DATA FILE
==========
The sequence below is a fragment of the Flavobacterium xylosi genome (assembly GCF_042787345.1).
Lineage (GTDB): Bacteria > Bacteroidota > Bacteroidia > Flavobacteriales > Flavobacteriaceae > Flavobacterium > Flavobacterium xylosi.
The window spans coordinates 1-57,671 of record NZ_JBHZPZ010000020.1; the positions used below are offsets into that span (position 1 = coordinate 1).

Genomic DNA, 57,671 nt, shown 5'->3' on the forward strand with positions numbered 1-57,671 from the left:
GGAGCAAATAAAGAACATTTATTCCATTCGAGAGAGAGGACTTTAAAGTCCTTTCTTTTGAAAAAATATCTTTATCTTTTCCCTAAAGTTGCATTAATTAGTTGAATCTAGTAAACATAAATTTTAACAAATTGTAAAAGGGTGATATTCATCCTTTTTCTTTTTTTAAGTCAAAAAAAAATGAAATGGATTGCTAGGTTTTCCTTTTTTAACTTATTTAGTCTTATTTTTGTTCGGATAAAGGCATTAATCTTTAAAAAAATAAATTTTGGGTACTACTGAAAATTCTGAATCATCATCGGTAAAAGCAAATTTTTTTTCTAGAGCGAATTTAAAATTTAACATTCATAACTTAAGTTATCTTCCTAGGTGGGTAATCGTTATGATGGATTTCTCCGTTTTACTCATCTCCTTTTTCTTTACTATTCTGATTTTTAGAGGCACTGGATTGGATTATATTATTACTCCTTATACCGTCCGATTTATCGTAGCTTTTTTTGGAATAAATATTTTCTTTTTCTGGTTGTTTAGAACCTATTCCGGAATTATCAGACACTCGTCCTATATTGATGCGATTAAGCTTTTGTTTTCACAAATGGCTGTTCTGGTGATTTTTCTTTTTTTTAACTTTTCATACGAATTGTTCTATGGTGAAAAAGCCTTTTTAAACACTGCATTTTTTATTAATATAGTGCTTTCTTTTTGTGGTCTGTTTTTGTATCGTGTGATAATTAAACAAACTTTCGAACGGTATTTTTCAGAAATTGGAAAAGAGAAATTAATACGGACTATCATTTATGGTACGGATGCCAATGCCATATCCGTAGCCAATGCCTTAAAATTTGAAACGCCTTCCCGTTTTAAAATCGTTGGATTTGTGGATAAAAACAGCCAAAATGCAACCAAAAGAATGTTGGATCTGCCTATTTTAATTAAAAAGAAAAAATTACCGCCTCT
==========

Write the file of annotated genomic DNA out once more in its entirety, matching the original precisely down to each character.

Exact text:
The sequence below is a fragment of the Flavobacterium xylosi genome (assembly GCF_042787345.1).
Lineage (GTDB): Bacteria > Bacteroidota > Bacteroidia > Flavobacteriales > Flavobacteriaceae > Flavobacterium > Flavobacterium xylosi.
The window spans coordinates 1-57,671 of record NZ_JBHZPZ010000020.1; the positions used below are offsets into that span (position 1 = coordinate 1).

Genomic DNA, 57,671 nt, shown 5'->3' on the forward strand with positions numbered 1-57,671 from the left:
GGAGCAAATAAAGAACATTTATTCCATTCGAGAGAGAGGACTTTAAAGTCCTTTCTTTTGAAAAAATATCTTTATCTTTTCCCTAAAGTTGCATTAATTAGTTGAATCTAGTAAACATAAATTTTAACAAATTGTAAAAGGGTGATATTCATCCTTTTTCTTTTTTTAAGTCAAAAAAAAATGAAATGGATTGCTAGGTTTTCCTTTTTTAACTTATTTAGTCTTATTTTTGTTCGGATAAAGGCATTAATCTTTAAAAAAATAAATTTTGGGTACTACTGAAAATTCTGAATCATCATCGGTAAAAGCAAATTTTTTTTCTAGAGCGAATTTAAAATTTAACATTCATAACTTAAGTTATCTTCCTAGGTGGGTAATCGTTATGATGGATTTCTCCGTTTTACTCATCTCCTTTTTCTTTACTATTCTGATTTTTAGAGGCACTGGATTGGATTATATTATTACTCCTTATACCGTCCGATTTATCGTAGCTTTTTTTGGAATAAATATTTTCTTTTTCTGGTTGTTTAGAACCTATTCCGGAATTATCAGACACTCGTCCTATATTGATGCGATTAAGCTTTTGTTTTCACAAATGGCTGTTCTGGTGATTTTTCTTTTTTTTAACTTTTCATACGAATTGTTCTATGGTGAAAAAGCCTTTTTAAACACTGCATTTTTTATTAATATAGTGCTTTCTTTTTGTGGTCTGTTTTTGTATCGTGTGATAATTAAACAAACTTTCGAACGGTATTTTTCAGAAATTGGAAAAGAGAAATTAATACGGACTATCATTTATGGTACGGATGCCAATGCCATATCCGTAGCCAATGCCTTAAAATTTGAAACGCCTTCCCGTTTTAAAATCGTTGGATTTGTGGATAAAAACAGCCAAAATGCAACCAAAAGAATGTTGGATCTGCCTATTTTAATTAAAAAGAAAAAATTACCGCCTCT